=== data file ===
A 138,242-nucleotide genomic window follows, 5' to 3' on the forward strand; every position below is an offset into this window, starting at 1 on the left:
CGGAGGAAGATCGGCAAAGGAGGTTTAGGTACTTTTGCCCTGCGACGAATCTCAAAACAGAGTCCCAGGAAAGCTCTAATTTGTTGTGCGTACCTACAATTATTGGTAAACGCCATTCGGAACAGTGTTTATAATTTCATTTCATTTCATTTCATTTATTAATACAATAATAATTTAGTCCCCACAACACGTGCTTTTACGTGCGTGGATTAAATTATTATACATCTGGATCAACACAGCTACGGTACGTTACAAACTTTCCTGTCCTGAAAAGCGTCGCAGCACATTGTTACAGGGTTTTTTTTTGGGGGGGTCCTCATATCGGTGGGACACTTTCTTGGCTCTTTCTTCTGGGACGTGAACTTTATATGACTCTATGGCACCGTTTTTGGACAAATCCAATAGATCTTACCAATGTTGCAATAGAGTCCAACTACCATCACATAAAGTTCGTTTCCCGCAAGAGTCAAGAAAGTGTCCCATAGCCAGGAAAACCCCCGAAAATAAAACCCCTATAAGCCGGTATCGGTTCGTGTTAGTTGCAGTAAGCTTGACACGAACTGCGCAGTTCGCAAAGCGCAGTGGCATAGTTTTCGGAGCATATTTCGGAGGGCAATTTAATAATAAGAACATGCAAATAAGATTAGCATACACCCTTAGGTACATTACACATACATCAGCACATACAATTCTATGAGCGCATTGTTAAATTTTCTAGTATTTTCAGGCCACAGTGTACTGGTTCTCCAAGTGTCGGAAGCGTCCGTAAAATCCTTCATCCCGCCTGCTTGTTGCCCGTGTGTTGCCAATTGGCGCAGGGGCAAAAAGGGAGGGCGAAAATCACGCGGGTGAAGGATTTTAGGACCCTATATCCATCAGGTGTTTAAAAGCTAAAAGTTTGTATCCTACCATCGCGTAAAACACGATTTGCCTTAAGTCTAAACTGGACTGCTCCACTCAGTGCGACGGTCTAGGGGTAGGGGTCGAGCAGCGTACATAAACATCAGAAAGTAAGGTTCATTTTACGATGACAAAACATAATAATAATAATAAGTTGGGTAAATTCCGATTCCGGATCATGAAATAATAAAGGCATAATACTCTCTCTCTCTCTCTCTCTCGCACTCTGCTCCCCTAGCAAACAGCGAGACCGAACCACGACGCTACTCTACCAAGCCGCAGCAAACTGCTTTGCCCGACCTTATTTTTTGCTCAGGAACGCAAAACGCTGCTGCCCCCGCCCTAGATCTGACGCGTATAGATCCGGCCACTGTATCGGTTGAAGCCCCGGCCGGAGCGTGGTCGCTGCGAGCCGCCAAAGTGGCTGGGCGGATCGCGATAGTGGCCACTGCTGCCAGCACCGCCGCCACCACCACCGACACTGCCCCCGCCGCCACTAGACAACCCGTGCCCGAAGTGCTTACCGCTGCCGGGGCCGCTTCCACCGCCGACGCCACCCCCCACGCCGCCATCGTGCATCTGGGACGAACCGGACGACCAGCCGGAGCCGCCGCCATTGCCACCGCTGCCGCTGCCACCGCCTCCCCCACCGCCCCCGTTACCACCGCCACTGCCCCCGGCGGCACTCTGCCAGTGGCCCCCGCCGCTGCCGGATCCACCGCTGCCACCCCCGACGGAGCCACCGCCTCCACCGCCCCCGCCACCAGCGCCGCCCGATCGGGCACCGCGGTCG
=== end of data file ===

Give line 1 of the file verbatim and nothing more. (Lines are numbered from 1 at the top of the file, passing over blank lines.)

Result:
A 138,242-nucleotide genomic window follows, 5' to 3' on the forward strand; every position below is an offset into this window, starting at 1 on the left: